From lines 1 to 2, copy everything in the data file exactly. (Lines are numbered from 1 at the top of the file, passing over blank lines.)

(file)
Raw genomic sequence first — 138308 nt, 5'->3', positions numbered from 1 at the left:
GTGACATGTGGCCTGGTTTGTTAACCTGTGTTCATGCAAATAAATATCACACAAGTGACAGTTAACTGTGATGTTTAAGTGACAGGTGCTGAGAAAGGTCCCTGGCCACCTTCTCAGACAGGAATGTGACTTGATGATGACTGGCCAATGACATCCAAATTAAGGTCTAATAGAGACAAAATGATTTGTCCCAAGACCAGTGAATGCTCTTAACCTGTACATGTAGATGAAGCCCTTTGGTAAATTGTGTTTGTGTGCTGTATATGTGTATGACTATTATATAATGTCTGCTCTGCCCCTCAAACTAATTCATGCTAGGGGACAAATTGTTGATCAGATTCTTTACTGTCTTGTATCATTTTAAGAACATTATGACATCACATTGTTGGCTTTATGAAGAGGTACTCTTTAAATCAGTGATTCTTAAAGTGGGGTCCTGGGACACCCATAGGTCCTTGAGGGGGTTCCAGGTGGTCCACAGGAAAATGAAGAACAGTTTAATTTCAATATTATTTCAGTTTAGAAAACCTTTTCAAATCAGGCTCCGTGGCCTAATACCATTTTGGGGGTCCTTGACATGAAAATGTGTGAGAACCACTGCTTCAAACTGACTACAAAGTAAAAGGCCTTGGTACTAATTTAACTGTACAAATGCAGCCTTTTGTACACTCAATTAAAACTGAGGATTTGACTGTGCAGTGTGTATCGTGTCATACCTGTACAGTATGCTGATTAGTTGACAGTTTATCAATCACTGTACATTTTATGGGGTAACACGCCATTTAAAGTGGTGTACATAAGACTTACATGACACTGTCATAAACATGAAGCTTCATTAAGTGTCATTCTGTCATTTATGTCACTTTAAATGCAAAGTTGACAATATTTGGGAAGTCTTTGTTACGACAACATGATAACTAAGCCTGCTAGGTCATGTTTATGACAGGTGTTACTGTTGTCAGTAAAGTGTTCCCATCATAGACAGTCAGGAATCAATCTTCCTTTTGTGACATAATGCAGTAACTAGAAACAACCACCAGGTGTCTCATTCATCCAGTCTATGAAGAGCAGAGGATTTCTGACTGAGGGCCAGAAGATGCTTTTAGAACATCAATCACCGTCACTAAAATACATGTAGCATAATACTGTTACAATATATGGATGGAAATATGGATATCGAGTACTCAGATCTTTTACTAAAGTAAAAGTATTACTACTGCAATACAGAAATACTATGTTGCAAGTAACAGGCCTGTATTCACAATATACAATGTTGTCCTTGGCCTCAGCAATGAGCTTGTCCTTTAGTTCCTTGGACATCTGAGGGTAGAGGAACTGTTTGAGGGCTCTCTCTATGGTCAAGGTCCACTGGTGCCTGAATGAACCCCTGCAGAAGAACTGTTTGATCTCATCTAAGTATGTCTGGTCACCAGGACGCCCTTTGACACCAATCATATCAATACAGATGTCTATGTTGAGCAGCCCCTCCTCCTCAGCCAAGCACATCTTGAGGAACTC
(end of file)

Raw genomic sequence first — 138308 nt, 5'->3', positions numbered from 1 at the left:
GTGACATGTGGCCTGGTTTGTTAACCTGTGTTCATGCAAATAAATATCACACAAGTGACAGTTAACTGTGATGTTTAAGTGACAGGTGCTGAGAAAGGTCCCTGGCCACCTTCTCAGACAGGAATGTGACTTGATGATGACTGGCCAATGACATCCAAATTAAGGTCTAATAGAGACAAAATGATTTGTCCCAAGACCAGTGAATGCTCTTAACCTGTACATGTAGATGAAGCCCTTTGGTAAATTGTGTTTGTGTGCTGTATATGTGTATGACTATTATATAATGTCTGCTCTGCCCCTCAAACTAATTCATGCTAGGGGACAAATTGTTGATCAGATTCTTTACTGTCTTGTATCATTTTAAGAACATTATGACATCACATTGTTGGCTTTATGAAGAGGTACTCTTTAAATCAGTGATTCTTAAAGTGGGGTCCTGGGACACCCATAGGTCCTTGAGGGGGTTCCAGGTGGTCCACAGGAAAATGAAGAACAGTTTAATTTCAATATTATTTCAGTTTAGAAAACCTTTTCAAATCAGGCTCCGTGGCCTAATACCATTTTGGGGGTCCTTGACATGAAAATGTGTGAGAACCACTGCTTCAAACTGACTACAAAGTAAAAGGCCTTGGTACTAATTTAACTGTACAAATGCAGCCTTTTGTACACTCAATTAAAACTGAGGATTTGACTGTGCAGTGTGTATCGTGTCATACCTGTACAGTATGCTGATTAGTTGACAGTTTATCAATCACTGTACATTTTATGGGGTAACACGCCATTTAAAGTGGTGTACATAAGACTTACATGACACTGTCATAAACATGAAGCTTCATTAAGTGTCATTCTGTCATTTATGTCACTTTAAATGCAAAGTTGACAATATTTGGGAAGTCTTTGTTACGACAACATGATAACTAAGCCTGCTAGGTCATGTTTATGACAGGTGTTACTGTTGTCAGTAAAGTGTTCCCATCATAGACAGTCAGGAATCAATCTTCCTTTTGTGACATAATGCAGTAACTAGAAACAACCACCAGGTGTCTCATTCATCCAGTCTATGAAGAGCAGAGGATTTCTGACTGAGGGCCAGAAGATGCTTTTAGAACATCAATCACCGTCACTAAAATACATGTAGCATAATACTGTTACAATATATGGATGGAAATATGGATATCGAGTACTCAGATCTTTTACTAAAGTAAAAGTATTACTACTGCAATACAGAAATACTATGTTGCAAGTAACAGGCCTGTATTCACAATATACAATGTTGTCCTTGGCCTCAGCAATGAGCTTGTCCTTTAGTTCCTTGGACATCTGAGGGTAGAGGAACTGTTTGAGGGCTCTCTCTATGGTCAAGGTCCACTGGTGCCTGAATGAACCCCTGCAGAAGAACTGTTTGATCTCATCTAAGTATGTCTGGTCACCAGGACGCCCTTTGACACCAATCATATCAATACAGATGTCTATGTTGAGCAGCCCCTCCTCCTCAGCCAAGCACATCTTGAGGAACTC